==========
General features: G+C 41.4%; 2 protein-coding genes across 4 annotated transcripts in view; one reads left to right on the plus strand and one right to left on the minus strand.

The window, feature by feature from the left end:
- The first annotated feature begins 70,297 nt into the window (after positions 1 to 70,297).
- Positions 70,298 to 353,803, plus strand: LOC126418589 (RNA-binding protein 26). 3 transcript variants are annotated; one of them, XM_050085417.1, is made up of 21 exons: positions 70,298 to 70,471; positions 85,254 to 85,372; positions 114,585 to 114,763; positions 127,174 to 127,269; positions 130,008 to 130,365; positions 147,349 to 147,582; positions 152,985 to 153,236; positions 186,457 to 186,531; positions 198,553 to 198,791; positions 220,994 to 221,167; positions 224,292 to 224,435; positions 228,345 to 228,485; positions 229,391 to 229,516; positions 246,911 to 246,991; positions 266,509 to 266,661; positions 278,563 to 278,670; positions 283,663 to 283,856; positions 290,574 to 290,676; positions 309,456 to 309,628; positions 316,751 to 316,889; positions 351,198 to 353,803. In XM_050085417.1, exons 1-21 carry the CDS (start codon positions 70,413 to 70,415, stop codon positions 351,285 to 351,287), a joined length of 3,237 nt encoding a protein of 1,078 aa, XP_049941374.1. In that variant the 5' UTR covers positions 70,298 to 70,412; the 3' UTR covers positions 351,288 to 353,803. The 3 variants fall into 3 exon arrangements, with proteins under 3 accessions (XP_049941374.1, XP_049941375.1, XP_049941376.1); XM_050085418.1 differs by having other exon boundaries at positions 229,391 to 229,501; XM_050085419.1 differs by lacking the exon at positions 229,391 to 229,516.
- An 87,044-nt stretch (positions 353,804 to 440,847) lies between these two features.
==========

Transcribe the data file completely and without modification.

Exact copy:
General features: G+C 41.4%; 2 protein-coding genes across 4 annotated transcripts in view; one reads left to right on the plus strand and one right to left on the minus strand.

The window, feature by feature from the left end:
- The first annotated feature begins 70,297 nt into the window (after positions 1 to 70,297).
- Positions 70,298 to 353,803, plus strand: LOC126418589 (RNA-binding protein 26). 3 transcript variants are annotated; one of them, XM_050085417.1, is made up of 21 exons: positions 70,298 to 70,471; positions 85,254 to 85,372; positions 114,585 to 114,763; positions 127,174 to 127,269; positions 130,008 to 130,365; positions 147,349 to 147,582; positions 152,985 to 153,236; positions 186,457 to 186,531; positions 198,553 to 198,791; positions 220,994 to 221,167; positions 224,292 to 224,435; positions 228,345 to 228,485; positions 229,391 to 229,516; positions 246,911 to 246,991; positions 266,509 to 266,661; positions 278,563 to 278,670; positions 283,663 to 283,856; positions 290,574 to 290,676; positions 309,456 to 309,628; positions 316,751 to 316,889; positions 351,198 to 353,803. In XM_050085417.1, exons 1-21 carry the CDS (start codon positions 70,413 to 70,415, stop codon positions 351,285 to 351,287), a joined length of 3,237 nt encoding a protein of 1,078 aa, XP_049941374.1. In that variant the 5' UTR covers positions 70,298 to 70,412; the 3' UTR covers positions 351,288 to 353,803. The 3 variants fall into 3 exon arrangements, with proteins under 3 accessions (XP_049941374.1, XP_049941375.1, XP_049941376.1); XM_050085418.1 differs by having other exon boundaries at positions 229,391 to 229,501; XM_050085419.1 differs by lacking the exon at positions 229,391 to 229,516.
- An 87,044-nt stretch (positions 353,804 to 440,847) lies between these two features.